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News » Deep End

The Three Wise Men

Dougall, Waddoups and Oda celebrate their win over the people of Utah.


It was my lucky day. I had just picked up some tartar-reducing dog food at my vet’s office when I caught a glimpse of three of our most illustrious public servants entering a new gelato emporium on the corner of 9th and 9th. They were easy to spot: Each was packing an official Utah state handgun, known as the Legislator’s Special, and each walked with the easy swagger of those who carry the burden of great power.

Leading the group was Michael Waddoups, the silver-haired, heavy-lidded president of the Utah Senate; next came Rep. Curtis Oda, the marine sharpshooter from Clearfield, who was keeping a sharp eye out for dung-bombing pigeons and suspicious-looking kitty-cats; bringing up the rear was Rep. John Dougall, one hand on his sidearm and the other on his BlackBerry, licking his lips as he thumbed the smudged screen.

It was the day after the most successful legislative session in Utah history, and just hours earlier it had been announced that the Utah Legislature had been awarded the prestigious Lord Acton Prize, which recognizes that “entity that exemplifies the totalitarian spirit memorialized in the famous axiom of Lord Acton: Power tends to corrupt, and absolute power corrupts absolutely.”

The Lord Acton awards committee noted in its announcement that the Utah Legislature was the first unanimous winner in the 200-year history of the prize: “We congratulate the 80 Republican legislators for exercising absolute power in matters both large and small, from such ridiculous measures as exterminating stray cats to such sublime achievements as curtailing citizen access to public records.”

I was reluctant to intrude upon the privacy of these distinguished public servants, who have been transfigured from dim-witted mediocrities into infallible authorities by virtue of the holy Republican priesthood. Nevertheless, this was an opportunity to rub shoulders, or maybe even to share a gelato, with luminaries of such recognized stature. At the very least, I might be able to come away with an autograph, assuming, of course, that basic literacy was within their skill set.

With great circumspection and requisite humility, I approached the table where now they were enjoying their victory gelatos.

“Begging your pardon, my lords, I don’t want to interrupt your confab, but I just wanted to extend my congratulations for winning the prestigious Lord Acton Prize. I know I’m overstepping my bounds, but if I might have just a few minutes of your time, I would be most grateful if I could pick your brains.”

They were eating in unison, but at my question, they all paused, each balancing a globule of gelato midway between cup and lip. They traded glances and then all at once burst into snort-like laughter.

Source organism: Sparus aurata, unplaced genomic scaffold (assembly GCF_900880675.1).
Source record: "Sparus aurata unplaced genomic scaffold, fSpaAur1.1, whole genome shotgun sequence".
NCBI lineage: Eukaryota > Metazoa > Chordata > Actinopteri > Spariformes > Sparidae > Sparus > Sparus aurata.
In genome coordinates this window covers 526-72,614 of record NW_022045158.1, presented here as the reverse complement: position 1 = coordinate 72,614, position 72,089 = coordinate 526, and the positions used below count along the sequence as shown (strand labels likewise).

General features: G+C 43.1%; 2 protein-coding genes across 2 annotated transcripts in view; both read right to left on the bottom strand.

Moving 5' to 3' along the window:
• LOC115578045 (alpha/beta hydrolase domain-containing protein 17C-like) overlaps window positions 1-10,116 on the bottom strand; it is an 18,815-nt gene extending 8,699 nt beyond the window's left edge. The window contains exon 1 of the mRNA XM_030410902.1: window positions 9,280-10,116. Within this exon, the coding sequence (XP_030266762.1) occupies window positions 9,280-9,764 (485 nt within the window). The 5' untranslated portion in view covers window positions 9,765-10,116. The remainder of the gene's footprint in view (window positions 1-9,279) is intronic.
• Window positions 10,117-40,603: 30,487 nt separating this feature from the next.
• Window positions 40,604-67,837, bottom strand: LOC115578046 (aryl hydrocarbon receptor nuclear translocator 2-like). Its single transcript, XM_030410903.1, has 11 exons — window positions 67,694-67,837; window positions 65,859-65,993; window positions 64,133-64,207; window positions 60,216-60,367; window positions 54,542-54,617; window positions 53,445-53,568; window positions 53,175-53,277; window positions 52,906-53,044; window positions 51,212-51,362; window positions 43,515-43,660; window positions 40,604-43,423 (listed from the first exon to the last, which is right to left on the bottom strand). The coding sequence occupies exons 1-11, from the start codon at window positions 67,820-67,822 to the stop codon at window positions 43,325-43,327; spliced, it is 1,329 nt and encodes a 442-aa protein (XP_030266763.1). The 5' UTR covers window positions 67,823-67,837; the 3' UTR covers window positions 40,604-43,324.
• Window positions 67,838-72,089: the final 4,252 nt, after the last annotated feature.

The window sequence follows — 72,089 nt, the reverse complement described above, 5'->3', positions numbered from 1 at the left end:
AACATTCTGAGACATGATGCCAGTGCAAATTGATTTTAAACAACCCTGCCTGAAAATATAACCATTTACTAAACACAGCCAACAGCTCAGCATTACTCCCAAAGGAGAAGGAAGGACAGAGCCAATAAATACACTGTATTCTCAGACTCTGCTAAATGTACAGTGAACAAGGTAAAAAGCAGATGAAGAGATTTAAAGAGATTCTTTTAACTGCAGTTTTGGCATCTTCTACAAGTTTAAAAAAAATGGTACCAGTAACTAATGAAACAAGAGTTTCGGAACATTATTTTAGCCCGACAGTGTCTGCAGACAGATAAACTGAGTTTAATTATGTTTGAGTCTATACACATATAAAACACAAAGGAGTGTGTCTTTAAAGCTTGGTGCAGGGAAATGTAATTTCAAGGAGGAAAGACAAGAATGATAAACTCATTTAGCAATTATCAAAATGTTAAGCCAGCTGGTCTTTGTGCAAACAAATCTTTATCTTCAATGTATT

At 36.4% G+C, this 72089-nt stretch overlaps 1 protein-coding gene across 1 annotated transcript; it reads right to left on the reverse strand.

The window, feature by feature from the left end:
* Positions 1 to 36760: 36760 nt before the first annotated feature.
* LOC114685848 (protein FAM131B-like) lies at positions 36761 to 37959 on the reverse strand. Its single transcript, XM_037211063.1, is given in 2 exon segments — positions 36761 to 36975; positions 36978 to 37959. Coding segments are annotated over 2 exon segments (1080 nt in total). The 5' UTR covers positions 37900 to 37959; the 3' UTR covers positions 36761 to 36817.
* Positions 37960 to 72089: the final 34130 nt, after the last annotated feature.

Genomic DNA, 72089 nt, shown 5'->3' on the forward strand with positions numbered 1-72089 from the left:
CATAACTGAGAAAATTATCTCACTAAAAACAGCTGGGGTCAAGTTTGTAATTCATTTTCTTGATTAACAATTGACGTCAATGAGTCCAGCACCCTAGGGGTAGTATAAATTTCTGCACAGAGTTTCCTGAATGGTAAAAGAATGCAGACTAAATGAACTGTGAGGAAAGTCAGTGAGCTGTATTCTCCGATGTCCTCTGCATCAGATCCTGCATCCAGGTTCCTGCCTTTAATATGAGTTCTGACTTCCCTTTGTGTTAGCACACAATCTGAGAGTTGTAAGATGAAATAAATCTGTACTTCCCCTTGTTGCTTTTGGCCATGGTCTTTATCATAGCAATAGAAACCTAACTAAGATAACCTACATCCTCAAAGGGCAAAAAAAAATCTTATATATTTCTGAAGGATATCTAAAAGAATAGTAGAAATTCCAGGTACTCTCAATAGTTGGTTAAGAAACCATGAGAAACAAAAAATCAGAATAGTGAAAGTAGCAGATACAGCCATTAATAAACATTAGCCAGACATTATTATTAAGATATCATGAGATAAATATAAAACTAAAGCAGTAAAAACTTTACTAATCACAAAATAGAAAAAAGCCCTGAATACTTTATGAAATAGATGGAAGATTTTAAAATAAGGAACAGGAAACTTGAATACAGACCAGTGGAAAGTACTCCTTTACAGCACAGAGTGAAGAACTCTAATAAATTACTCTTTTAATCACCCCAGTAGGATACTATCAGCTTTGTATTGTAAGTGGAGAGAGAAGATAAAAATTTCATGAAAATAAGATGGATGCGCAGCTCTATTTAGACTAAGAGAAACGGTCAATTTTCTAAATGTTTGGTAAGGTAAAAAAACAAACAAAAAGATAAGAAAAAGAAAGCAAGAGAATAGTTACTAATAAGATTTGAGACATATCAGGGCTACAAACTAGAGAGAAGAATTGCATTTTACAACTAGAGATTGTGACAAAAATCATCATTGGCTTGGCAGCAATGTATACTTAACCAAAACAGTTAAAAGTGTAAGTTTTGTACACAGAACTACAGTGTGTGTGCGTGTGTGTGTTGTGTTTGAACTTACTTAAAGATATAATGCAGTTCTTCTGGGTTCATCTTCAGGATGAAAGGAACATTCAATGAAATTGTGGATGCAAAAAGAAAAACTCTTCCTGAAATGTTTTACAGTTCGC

“Brains! As if!” said Senate President Waddoups. “Listen, lad, brains don’t have nothing to do with it. Being in the state Legislature is one of the few places on Earth where brains is an actual impediment to success.”

I started to sit down, but Rep. Oda drew his Browning handgun and waved me away.

“Then what is the secret to your success?” I sincerely wanted to know.

“If you’ve lived in Utah for any amount of time, you ought to know by now,” said President Waddoups, sucking down a scoop of gelato. “What matters is authority, which we have by virtue of being Republican, which is the only true party. Winning! Republican from republic, as opposed to Democrat from democracy. Duh! We made that a law, if you remember. Now our kids is punished if they say democracy instead of republic.”

I wanted to know which came first, being Republican, or being vested with Authority.

“Comes to the same thing,” said President Waddoups, his face crinkling in reptilian benevolence. “People in Utah is socialized to accept authority”—at the word “socialized,” Rep. Oda stopped scanning the room for feral cats, and Rep. Dougall stopped sexting on his BlackBerry.

“No, no, I said socialized, not socialism,” said President Waddoups. “Father knows best in Utah, so when Father speaks, the thinking has been done, as my friend Brother Packer so authoritatively likes to say. Our culture is so saturated in authority that it’s like the water that fish swim in. Water, what water? Authority, what authority?”

President Waddoups savored another scoop of gelato. “Authority is inherently good and virtuous, so we don’t need transparency or stiff-necked media types looking at our private sexting, I mean, texting, right, Brother Dougall?”

I told my betters that I had learned a lot, and that I sustained them thoroughly.

Waddoups grinned. “Winning!”